By this point we were done and agreed to seek pastures greener for dessert.
Verdict: If you’re seeking Mexican or even Latin food in the capital, you could do better than Mestizo. It might not seem credibly edgy to visit a chain but Wahaca is a stalwart which I go to again and again for good reason: the food is reliably fresh and zingy. If you aren’t particularly seeking out Mexican food and want something a bit more indie, I’d highly recommend the Peruvian restaurant Ceviche in Soho which, in addition to vibrant plates of its eponymous fish dish, serves up a pretty perfect pisco sour.
Over the Easter Bank Holiday weekend, I visited Dublin with my boyfriend. I’ve wanted to go to Ireland for a long time – I’m fairly sure this longing was based on reading Marita Conlon-McKenna’s ‘Wildflower Girl’ over and over as a child. This, and the commemoration of the centenary of the Easter Rising, made a trip irresistible to the historian in me. My interest is not just in the past, but in its use, commemoration, and sanctification by the state, popular culture, media, and corporations. Events are remembered (and, equally crucially, forgotten) and reworked all the time, and how we use the past says more about our own concerns, fears and hopes as a society than it does about the events themselves.
In addition to observing and (seeking to) understand the significance of the Easter Rising in Ireland’s national story – as someone with an interest in the First World War I’ve only ever really understood the Rising within a wartime, rather than a national, context – we also ate plenty of food at various Dublin establishments. The city was packed out and we didn’t manage to get to all the places on my list, but from a culinary perspective the trip was a great success.
If you’re interested in knowing more about history and its use in society – that is, outside of academic settings – then you absolutely must read Ludmilla Jordanova’s ‘History in Practice’. If, however, you’d like to know more about the food I tried in Dublin, then please stay and read on here!
After watching the commemoration ceremony and laying of the wreaths in central Dublin (on screens just outside the beautiful Trinity College), we were both absolutely starving, but the centre of Dublin was utterly rammed. I suggested we make our way to Slice, which had come recommended by a forum I frequent and had the advantage of being a little bit further out (so further from the crowds). But as we made our way there, we came across Wuff and, well, with a name like that, how could we not decide to go there? As soon as we entered, a table for two cleared, and within minutes of sitting down it started pouring with rain outside. Just meant to be, I reckon.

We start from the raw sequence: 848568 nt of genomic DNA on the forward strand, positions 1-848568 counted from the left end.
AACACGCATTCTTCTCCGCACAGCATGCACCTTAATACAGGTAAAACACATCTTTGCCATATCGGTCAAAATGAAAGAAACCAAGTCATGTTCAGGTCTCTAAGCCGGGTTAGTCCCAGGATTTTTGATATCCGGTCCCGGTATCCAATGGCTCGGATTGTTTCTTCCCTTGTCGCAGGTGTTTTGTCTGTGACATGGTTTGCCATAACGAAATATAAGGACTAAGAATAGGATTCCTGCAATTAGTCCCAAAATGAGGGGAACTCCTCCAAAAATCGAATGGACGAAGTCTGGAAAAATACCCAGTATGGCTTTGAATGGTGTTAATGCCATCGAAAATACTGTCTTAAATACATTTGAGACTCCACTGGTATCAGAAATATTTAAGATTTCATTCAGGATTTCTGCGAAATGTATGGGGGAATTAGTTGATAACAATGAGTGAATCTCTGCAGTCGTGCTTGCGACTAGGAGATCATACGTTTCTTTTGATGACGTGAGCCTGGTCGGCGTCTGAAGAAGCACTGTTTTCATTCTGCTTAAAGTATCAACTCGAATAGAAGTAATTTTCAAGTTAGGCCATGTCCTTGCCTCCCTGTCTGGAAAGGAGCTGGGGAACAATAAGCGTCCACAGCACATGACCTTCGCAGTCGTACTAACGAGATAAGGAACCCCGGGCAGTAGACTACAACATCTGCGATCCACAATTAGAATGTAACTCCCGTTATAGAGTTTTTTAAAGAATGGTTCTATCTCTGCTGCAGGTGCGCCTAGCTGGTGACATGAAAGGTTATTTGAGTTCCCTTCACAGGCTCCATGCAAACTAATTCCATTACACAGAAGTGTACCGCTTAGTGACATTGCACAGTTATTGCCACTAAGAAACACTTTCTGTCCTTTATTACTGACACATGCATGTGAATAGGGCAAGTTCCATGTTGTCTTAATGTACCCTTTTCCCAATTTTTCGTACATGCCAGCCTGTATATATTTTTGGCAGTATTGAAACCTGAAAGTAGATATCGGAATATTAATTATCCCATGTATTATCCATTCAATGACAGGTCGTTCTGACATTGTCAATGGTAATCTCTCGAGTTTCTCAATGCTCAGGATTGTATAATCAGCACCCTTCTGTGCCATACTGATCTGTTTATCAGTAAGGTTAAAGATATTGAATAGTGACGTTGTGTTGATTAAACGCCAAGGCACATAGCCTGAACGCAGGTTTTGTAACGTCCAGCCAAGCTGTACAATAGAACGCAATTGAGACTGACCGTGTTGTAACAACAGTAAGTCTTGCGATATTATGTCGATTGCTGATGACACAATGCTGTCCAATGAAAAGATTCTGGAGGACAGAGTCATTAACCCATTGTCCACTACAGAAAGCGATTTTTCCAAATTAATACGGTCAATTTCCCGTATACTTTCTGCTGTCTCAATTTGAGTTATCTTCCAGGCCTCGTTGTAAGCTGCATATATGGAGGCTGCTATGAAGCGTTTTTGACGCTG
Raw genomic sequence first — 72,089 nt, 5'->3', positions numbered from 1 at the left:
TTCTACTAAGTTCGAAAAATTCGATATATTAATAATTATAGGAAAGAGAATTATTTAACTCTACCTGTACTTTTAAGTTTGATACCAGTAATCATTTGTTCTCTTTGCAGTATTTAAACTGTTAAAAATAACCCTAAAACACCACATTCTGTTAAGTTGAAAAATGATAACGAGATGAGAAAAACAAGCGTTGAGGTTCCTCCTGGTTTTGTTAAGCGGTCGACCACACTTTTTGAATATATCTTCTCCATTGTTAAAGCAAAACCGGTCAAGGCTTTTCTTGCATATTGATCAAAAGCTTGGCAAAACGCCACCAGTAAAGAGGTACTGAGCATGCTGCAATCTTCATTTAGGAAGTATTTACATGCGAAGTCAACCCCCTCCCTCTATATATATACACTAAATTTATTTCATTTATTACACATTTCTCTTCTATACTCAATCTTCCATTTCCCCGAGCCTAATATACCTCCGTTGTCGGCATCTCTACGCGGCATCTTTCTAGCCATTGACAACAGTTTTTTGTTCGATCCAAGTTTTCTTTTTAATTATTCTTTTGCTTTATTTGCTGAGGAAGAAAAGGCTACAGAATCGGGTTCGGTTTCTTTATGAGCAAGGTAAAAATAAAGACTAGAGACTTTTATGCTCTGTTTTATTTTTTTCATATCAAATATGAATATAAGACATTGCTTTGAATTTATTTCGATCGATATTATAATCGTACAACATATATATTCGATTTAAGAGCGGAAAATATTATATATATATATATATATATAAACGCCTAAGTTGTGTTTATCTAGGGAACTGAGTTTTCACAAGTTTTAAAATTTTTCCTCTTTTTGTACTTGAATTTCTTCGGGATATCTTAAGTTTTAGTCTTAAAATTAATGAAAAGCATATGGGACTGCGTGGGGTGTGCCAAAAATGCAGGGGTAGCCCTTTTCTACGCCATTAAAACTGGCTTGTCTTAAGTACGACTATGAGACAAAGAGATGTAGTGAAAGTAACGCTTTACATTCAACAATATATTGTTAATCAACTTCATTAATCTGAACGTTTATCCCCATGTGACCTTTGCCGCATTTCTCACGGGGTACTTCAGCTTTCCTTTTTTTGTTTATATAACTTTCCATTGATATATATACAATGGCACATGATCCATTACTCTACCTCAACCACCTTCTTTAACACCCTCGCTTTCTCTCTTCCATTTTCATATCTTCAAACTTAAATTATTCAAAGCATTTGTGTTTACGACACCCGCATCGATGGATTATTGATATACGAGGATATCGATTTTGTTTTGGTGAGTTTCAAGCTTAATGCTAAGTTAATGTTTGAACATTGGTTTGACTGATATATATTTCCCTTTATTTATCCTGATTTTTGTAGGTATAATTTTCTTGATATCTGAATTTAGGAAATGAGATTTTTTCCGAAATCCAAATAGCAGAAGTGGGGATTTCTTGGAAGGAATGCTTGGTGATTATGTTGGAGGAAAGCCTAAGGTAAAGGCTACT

The ambience is not unlike slightly more hipster-ish, trendy brunch places in London: lots of wood and repurposed tin cans holding cutlery, although there were also, appropriately, lots of bright paintings of dogs dotted around the room.
Starving and somewhat cold, we both went for the full Irish (we really needed something warm!), although I forewent the serving of baked beans. On the plate: a couple of pieces of toast and two pats of butter; well-cooked bacon, a nice mix of crispy and softer pieces; a fried egg; black and white pudding (which I think is what makes this truly distinctive from the full English); and a gloriously cooked sausage, golden and appetising. And baked beans, should you want them. A traditional cooked breakfast is of course not the most exciting of food but it was executed well and the individual elements were delicious. The egg had a nicely runny yolk, which I like; the discs of pudding were scrumptious and it was a revelation to me. I had always thought I wasn’t fond of black pudding, but I realise now I just don’t like it in the incarnation of Belgian bloedpens, which is heavy and fatty. The black and white puddings were more like haggis, meaty, salty and crumbly with oatmeal. The standout, though, was the sausage: densely meaty (always a good sign), with good, porky flavour and pleasantly studded with leeks. My only real surprise was that we had white farmhouse bread instead of soda bread. The tea, an Irish breakfast blend, was also good: Irish breakfast tea blends are more weighted towards stronger, malty Assam tea than English breakfast, which includes a higher proportion of Ceylon and Kenyan tea. The Irish blend results in a stronger cup, which suits me to the ground.